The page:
2 Peter 1:8-11
Make Your Calling and Election Sure
Both of Peter’s epistles are about godly living. He is speaking to Christians and so assumes their salvation; then again, maybe he doesn’t. Peter wants us to know that a person saved by God will live a godly life. He has no time for people who separate justification from sanctification, who think that regeneration is the end all and be all of the Christian life. People who are regenerated live regenerated lives, people who have been set apart unto the Lord live holy lives. To the extent that “once saved always saved” is a doctrine that provides the believer with comfort and joy, it is well-understood; to the extent that the doctrine makes one ho-hum about his sin, dismissive of discipleship, and indifferent to church and the things of God, to that extent is that doctrine, though good in itself, perverted by such people whom the Apostle would not recognize as true believers.
So in this passage, Peter issues a strong exhortation to “make [our] calling and election sure.” And how do we do this? By increasing in those qualities or virtues he just mentioned in the previous verses: faith, virtue, knowledge, self-control, steadfastness, godliness, brotherly affection, and love. These all sound very reminiscent to Paul’s “fruit of the Spirit.” And they are not optional to Christian living; in fact, these characteristics should be steadily growing and increasing—which then serve as sure signs of saving faith. Furthermore, growing in these virtues makes us effective “in the knowledge of our Lord Jesus Christ” which I take to mean in the way of discerning and knowing God’s will in every occasion. Indeed, Peter tells us that if one is not increasing in these qualities that he “is so nearsighted that he is blind, having forgotten that he was cleansed of his former sins,” which is to say, ungrateful.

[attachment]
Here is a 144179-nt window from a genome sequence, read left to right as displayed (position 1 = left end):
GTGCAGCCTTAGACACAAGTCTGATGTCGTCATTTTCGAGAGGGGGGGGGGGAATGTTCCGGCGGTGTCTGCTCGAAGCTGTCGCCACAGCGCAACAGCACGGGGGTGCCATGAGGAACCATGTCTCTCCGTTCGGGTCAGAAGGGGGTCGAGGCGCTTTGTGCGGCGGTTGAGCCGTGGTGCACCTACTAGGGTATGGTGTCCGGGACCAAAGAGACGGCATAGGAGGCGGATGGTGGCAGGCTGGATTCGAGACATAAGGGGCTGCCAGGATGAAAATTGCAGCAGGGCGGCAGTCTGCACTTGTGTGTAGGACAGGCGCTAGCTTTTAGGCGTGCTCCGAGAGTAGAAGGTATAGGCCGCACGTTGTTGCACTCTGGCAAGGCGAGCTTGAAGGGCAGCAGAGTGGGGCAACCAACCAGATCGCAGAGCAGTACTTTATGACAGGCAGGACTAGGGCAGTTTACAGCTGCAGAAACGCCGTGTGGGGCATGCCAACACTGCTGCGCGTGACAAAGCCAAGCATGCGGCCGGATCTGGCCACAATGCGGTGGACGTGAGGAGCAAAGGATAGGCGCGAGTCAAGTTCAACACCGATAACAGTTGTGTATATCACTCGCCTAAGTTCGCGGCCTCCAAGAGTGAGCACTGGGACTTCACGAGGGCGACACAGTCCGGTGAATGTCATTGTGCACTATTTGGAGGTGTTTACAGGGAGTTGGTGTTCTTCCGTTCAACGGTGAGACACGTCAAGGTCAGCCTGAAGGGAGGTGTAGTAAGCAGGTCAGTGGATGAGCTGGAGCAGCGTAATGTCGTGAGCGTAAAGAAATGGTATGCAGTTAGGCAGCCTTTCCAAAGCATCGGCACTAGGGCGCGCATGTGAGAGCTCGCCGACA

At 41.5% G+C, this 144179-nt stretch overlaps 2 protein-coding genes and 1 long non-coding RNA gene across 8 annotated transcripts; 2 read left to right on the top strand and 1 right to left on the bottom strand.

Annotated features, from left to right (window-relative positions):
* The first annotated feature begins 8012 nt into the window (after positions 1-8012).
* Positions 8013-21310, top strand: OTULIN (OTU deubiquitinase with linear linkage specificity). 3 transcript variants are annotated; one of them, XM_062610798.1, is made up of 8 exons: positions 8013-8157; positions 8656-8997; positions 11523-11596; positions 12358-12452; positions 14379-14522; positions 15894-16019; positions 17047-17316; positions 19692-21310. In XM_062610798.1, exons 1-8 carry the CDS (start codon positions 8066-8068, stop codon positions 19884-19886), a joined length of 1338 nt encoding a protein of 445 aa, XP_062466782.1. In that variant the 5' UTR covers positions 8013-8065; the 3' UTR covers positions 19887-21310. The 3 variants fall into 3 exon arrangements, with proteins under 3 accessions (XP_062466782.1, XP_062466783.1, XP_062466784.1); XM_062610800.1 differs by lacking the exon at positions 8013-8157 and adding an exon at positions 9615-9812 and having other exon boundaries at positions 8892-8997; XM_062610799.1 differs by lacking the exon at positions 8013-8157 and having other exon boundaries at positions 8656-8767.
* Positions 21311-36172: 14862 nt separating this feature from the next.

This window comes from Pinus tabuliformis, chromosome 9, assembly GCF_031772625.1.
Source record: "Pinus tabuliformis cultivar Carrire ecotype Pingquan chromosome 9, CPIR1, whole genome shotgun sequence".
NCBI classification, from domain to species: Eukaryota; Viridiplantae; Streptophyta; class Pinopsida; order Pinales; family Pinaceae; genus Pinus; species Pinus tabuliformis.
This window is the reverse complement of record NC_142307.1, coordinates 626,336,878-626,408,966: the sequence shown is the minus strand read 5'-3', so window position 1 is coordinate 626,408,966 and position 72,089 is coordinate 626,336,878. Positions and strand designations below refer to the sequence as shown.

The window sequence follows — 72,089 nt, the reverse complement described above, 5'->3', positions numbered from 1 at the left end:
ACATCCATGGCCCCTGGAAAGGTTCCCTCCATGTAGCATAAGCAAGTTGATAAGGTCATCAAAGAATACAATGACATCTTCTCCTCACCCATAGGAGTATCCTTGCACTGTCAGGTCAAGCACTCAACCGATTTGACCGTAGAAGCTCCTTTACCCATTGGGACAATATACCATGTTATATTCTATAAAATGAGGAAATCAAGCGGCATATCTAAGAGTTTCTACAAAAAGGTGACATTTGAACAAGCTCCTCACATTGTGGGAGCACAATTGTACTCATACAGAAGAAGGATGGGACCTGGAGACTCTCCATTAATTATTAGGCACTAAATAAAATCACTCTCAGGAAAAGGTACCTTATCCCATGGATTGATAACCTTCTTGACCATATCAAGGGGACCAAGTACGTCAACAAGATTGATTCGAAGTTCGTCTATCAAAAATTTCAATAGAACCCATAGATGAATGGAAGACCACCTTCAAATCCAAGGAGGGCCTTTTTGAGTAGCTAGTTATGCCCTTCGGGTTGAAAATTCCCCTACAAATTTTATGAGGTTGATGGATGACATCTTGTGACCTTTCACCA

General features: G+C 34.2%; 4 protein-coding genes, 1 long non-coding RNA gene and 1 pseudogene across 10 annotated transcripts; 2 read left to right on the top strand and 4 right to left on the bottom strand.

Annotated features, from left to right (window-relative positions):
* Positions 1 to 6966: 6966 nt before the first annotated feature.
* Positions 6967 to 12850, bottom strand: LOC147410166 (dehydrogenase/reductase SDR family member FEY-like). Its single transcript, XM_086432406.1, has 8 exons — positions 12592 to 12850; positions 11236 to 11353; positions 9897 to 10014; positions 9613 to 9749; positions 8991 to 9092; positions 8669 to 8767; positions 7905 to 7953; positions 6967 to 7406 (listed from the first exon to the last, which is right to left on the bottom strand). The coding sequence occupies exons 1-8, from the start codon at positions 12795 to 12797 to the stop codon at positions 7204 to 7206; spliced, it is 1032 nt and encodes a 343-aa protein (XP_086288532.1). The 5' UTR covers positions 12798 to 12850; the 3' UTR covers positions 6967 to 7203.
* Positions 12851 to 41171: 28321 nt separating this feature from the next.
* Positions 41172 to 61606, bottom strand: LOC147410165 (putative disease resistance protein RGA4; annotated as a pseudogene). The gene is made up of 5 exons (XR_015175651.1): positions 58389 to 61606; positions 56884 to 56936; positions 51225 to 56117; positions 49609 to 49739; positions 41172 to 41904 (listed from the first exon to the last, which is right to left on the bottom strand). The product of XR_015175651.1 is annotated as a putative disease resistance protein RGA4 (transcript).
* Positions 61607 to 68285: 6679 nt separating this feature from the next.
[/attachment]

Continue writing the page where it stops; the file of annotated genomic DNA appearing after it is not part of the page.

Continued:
Christians are people who are either growing in the Lord or going backwards; there is no neutral. This is what it means to make our calling and election sure. The purpose is not to sow doubt in our minds about our salvation, nor to propose a salvation by works, but to examine ourselves to be certain that we are striving to walk in a holy manner before God and men (2 Corinthians 13:5). And if we live as if we care not for these things, something is wrong. Granted, faithful Christians will always make much of their shortcomings and be dissatisfied with their progress; this is from the Lord. For these there is richly provided for them an entrance into the eternal kingdom. But to the one who is dismissive of these matters (regardless what he may say), well, don’t cling to doctrines that don’t concern you.